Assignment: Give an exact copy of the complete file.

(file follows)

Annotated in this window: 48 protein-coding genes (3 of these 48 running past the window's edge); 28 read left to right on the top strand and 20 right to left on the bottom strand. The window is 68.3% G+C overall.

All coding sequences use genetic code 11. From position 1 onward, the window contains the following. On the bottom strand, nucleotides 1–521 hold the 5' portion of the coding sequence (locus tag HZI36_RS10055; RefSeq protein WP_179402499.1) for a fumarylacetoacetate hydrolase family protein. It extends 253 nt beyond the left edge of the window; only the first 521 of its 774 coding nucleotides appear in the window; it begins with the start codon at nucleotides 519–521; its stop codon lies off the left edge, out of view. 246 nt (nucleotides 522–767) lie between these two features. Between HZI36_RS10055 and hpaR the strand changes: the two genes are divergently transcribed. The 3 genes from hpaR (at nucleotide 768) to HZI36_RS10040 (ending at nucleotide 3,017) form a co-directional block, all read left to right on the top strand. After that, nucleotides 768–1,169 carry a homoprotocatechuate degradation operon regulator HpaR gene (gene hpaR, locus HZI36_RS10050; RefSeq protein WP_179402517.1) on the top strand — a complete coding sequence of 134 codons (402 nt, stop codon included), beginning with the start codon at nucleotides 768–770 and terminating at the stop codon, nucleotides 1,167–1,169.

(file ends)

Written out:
Annotated in this window: 48 protein-coding genes (3 of these 48 running past the window's edge); 28 read left to right on the top strand and 20 right to left on the bottom strand. The window is 68.3% G+C overall.

All coding sequences use genetic code 11. From position 1 onward, the window contains the following. On the bottom strand, nucleotides 1–521 hold the 5' portion of the coding sequence (locus tag HZI36_RS10055; RefSeq protein WP_179402499.1) for a fumarylacetoacetate hydrolase family protein. It extends 253 nt beyond the left edge of the window; only the first 521 of its 774 coding nucleotides appear in the window; it begins with the start codon at nucleotides 519–521; its stop codon lies off the left edge, out of view. 246 nt (nucleotides 522–767) lie between these two features. Between HZI36_RS10055 and hpaR the strand changes: the two genes are divergently transcribed. The 3 genes from hpaR (at nucleotide 768) to HZI36_RS10040 (ending at nucleotide 3,017) form a co-directional block, all read left to right on the top strand. After that, nucleotides 768–1,169 carry a homoprotocatechuate degradation operon regulator HpaR gene (gene hpaR, locus HZI36_RS10050; RefSeq protein WP_179402517.1) on the top strand — a complete coding sequence of 134 codons (402 nt, stop codon included), beginning with the start codon at nucleotides 768–770 and terminating at the stop codon, nucleotides 1,167–1,169.